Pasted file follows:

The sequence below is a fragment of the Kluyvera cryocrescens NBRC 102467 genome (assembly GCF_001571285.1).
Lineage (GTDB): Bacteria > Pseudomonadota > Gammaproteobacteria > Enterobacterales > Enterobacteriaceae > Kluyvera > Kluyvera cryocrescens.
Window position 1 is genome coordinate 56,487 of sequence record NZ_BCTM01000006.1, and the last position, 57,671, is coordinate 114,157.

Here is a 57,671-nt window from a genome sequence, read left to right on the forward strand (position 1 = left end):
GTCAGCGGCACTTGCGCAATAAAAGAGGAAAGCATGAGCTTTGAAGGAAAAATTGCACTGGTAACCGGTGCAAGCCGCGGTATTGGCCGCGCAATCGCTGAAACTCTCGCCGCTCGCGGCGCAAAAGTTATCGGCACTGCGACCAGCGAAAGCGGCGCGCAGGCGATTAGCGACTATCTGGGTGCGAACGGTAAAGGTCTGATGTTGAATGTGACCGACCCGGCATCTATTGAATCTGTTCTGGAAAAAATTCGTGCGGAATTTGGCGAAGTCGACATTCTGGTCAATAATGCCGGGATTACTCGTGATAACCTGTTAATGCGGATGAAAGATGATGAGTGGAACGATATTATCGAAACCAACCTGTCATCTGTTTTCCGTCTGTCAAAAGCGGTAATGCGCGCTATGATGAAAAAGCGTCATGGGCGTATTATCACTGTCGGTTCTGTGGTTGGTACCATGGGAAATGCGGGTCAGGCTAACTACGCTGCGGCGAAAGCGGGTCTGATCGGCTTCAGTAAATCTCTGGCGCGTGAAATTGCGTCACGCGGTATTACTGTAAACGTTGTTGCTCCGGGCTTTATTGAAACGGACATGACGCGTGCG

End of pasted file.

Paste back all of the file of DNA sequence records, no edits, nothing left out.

The sequence below is a fragment of the Kluyvera cryocrescens NBRC 102467 genome (assembly GCF_001571285.1).
Lineage (GTDB): Bacteria > Pseudomonadota > Gammaproteobacteria > Enterobacterales > Enterobacteriaceae > Kluyvera > Kluyvera cryocrescens.
Window position 1 is genome coordinate 56,487 of sequence record NZ_BCTM01000006.1, and the last position, 57,671, is coordinate 114,157.

Here is a 57,671-nt window from a genome sequence, read left to right on the forward strand (position 1 = left end):
GTCAGCGGCACTTGCGCAATAAAAGAGGAAAGCATGAGCTTTGAAGGAAAAATTGCACTGGTAACCGGTGCAAGCCGCGGTATTGGCCGCGCAATCGCTGAAACTCTCGCCGCTCGCGGCGCAAAAGTTATCGGCACTGCGACCAGCGAAAGCGGCGCGCAGGCGATTAGCGACTATCTGGGTGCGAACGGTAAAGGTCTGATGTTGAATGTGACCGACCCGGCATCTATTGAATCTGTTCTGGAAAAAATTCGTGCGGAATTTGGCGAAGTCGACATTCTGGTCAATAATGCCGGGATTACTCGTGATAACCTGTTAATGCGGATGAAAGATGATGAGTGGAACGATATTATCGAAACCAACCTGTCATCTGTTTTCCGTCTGTCAAAAGCGGTAATGCGCGCTATGATGAAAAAGCGTCATGGGCGTATTATCACTGTCGGTTCTGTGGTTGGTACCATGGGAAATGCGGGTCAGGCTAACTACGCTGCGGCGAAAGCGGGTCTGATCGGCTTCAGTAAATCTCTGGCGCGTGAAATTGCGTCACGCGGTATTACTGTAAACGTTGTTGCTCCGGGCTTTATTGAAACGGACATGACGCGTGCG